Here’s Kelly attaching the elevator pushrod to the elevators.

A view with everything attached…

Kelly is pleased by the initial fit of the empennage fairing.

Asssembling the horizontal stabilizer – Part 9

We got a lot of work done this weekend. Kelly spent most of her time removing clecos and taping rivets in place, and I followed shooting the rivets. It’s amazing how quickly the work goes when there’s two working on it. More fun, too. Kelly also learned her way around the pneumatic squeezer. The 252 rivets on the rear spar alone gave us both some practice.

There are a few more rivets right in the middle of the HS; those will be easier to get when we remove it from the cradle. During some downtime, we arleady started working on the elevator ribs.

Asssembling the horizontal stabilizer – Part 8

Finally finished riveting the forward spar to the skins. I also showed Kelly how to rivet; she seems like a natural.

Asssembling the horizontal stabilizer – Part 7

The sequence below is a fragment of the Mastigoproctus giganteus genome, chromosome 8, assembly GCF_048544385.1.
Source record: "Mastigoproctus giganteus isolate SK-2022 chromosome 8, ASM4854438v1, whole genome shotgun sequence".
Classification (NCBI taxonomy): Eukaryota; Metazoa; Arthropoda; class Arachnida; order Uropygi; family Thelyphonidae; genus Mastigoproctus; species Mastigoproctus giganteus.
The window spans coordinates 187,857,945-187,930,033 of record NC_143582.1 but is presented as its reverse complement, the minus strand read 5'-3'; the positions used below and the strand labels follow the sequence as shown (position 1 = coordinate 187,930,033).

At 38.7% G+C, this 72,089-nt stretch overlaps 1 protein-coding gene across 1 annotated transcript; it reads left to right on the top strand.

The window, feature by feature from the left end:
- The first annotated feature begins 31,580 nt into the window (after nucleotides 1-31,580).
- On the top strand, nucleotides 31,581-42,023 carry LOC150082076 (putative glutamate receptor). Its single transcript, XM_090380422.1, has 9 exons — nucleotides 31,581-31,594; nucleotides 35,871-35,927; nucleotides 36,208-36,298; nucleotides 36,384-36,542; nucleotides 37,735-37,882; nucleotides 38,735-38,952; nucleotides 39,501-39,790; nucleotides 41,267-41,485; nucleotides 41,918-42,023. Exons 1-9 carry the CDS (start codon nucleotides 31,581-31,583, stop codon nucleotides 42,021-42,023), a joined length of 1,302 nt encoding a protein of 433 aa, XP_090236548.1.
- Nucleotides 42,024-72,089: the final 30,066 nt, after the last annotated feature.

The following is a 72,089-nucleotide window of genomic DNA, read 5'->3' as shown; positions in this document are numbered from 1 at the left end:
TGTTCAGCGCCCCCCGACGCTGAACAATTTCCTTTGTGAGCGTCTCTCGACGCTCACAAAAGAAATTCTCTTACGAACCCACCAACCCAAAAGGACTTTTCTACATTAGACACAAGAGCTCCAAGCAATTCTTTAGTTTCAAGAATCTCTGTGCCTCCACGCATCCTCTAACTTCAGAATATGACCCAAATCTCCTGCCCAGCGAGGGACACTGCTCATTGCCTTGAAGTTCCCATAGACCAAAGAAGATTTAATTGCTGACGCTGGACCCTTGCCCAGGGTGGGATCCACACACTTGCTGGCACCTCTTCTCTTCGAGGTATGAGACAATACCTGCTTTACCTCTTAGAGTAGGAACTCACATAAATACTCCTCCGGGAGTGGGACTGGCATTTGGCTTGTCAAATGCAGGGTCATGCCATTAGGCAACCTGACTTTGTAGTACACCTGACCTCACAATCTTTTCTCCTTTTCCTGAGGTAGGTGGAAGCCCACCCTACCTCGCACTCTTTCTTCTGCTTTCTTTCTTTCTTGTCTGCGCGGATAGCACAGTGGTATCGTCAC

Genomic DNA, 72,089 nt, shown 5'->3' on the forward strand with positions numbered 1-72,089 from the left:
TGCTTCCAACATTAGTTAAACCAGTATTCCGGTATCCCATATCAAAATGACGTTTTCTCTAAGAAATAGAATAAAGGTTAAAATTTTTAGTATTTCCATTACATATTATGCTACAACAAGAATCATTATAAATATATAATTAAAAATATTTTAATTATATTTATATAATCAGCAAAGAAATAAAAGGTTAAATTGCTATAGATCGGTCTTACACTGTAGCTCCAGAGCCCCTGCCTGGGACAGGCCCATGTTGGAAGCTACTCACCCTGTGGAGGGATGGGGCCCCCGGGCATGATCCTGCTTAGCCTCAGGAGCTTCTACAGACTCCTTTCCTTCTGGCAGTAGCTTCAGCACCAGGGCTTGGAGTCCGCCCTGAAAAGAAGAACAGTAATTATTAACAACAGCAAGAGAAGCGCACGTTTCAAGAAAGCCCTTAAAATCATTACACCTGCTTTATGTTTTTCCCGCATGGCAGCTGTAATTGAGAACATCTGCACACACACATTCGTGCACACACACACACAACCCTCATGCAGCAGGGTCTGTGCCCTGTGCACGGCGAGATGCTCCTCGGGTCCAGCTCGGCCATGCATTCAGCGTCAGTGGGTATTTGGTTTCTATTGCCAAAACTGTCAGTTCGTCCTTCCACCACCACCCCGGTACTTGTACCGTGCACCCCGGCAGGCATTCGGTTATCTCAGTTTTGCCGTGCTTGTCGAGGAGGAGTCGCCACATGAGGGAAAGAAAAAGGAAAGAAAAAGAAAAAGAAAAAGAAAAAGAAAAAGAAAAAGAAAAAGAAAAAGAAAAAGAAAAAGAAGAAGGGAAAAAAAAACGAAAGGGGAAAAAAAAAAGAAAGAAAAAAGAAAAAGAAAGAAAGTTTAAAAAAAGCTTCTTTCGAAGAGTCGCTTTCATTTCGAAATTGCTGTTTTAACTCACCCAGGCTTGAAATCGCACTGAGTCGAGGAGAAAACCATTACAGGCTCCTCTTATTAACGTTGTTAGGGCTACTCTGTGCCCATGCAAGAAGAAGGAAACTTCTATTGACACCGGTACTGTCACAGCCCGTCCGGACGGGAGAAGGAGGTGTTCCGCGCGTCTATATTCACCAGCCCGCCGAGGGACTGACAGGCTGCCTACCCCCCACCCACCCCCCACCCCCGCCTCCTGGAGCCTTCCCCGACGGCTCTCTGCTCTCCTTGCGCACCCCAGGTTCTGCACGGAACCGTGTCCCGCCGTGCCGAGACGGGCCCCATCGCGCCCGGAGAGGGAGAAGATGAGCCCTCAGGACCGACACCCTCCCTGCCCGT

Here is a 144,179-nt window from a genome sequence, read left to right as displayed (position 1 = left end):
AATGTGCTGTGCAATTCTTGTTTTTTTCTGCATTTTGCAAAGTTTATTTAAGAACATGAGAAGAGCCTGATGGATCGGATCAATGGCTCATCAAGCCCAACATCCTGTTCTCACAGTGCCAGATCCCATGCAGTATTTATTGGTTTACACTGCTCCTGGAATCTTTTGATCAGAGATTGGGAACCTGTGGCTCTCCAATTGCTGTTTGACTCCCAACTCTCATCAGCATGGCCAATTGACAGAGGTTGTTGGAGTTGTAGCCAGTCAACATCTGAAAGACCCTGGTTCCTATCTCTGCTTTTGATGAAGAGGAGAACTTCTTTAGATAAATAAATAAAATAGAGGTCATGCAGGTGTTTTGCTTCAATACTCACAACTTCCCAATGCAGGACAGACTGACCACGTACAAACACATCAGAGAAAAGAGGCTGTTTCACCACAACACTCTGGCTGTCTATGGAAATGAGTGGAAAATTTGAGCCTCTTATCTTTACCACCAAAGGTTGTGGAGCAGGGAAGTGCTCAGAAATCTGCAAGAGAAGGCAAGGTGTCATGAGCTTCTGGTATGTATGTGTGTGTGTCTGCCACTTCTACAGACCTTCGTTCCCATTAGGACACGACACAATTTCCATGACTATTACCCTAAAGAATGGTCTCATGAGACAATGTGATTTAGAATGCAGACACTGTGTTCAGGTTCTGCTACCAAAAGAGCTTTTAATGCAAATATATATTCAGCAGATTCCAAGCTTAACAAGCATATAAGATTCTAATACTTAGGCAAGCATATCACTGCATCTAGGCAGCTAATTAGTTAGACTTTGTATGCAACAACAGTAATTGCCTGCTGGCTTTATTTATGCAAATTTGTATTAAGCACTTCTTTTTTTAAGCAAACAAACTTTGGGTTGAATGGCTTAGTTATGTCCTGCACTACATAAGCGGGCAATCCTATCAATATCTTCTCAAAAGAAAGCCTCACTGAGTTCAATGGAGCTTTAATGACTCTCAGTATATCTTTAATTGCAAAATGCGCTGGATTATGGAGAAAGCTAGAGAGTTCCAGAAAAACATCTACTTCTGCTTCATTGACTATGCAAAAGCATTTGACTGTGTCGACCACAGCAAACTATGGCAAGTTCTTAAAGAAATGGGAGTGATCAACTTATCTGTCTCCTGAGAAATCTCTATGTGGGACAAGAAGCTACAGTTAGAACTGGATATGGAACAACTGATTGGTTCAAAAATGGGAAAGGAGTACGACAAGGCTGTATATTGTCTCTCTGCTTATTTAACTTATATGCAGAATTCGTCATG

We flipped the HS around so we could rivet the top. In less than 2 hours, I got the top left skin completely riveted to the forward spar. This definitely goes faster with practice.

Asssembling the horizontal stabilizer – Part 6

Unfortunately, I haven’t had much time to work recently. I did get a couple hours in today, and now both sides of the bottom skin are completely riveted to the forward spar.

Asssembling the horizontal stabilizer – Part 5

Finished riveting the nose ribs to the forward spar, except for the inboard nose rib on each side–too difficult to access in the cradle. I’ll do those after everything else on the HS is complete, as the plans suggest.

Next, I started riveting the skins to the forward spar. Where to start? I basically started on the right bottom, from inboard to outboard, skipping every other rivet (where the hole has a cleco). Here’s a picture:

I only got through a few dozen rivets tonight, but I’m ready to pick it up tomorrow.

Asssembling the horizontal stabilizer – Part 4

Kelly left town today, so I spent most of the day working. First up: rivet the HS nose ribs to the skins–a huge pain. A little searching online revealed that this is widely regarded as one of the more difficult places to rivet. After a few drilled-out rivets, I got the hang of it. With the forwardmost rivets, I ended up substituting MK-319-BS blind rivets, which apparently isn’t uncommon. I even heard of one instance where someone used *all* blind rivets for the nose rib to skin attachment.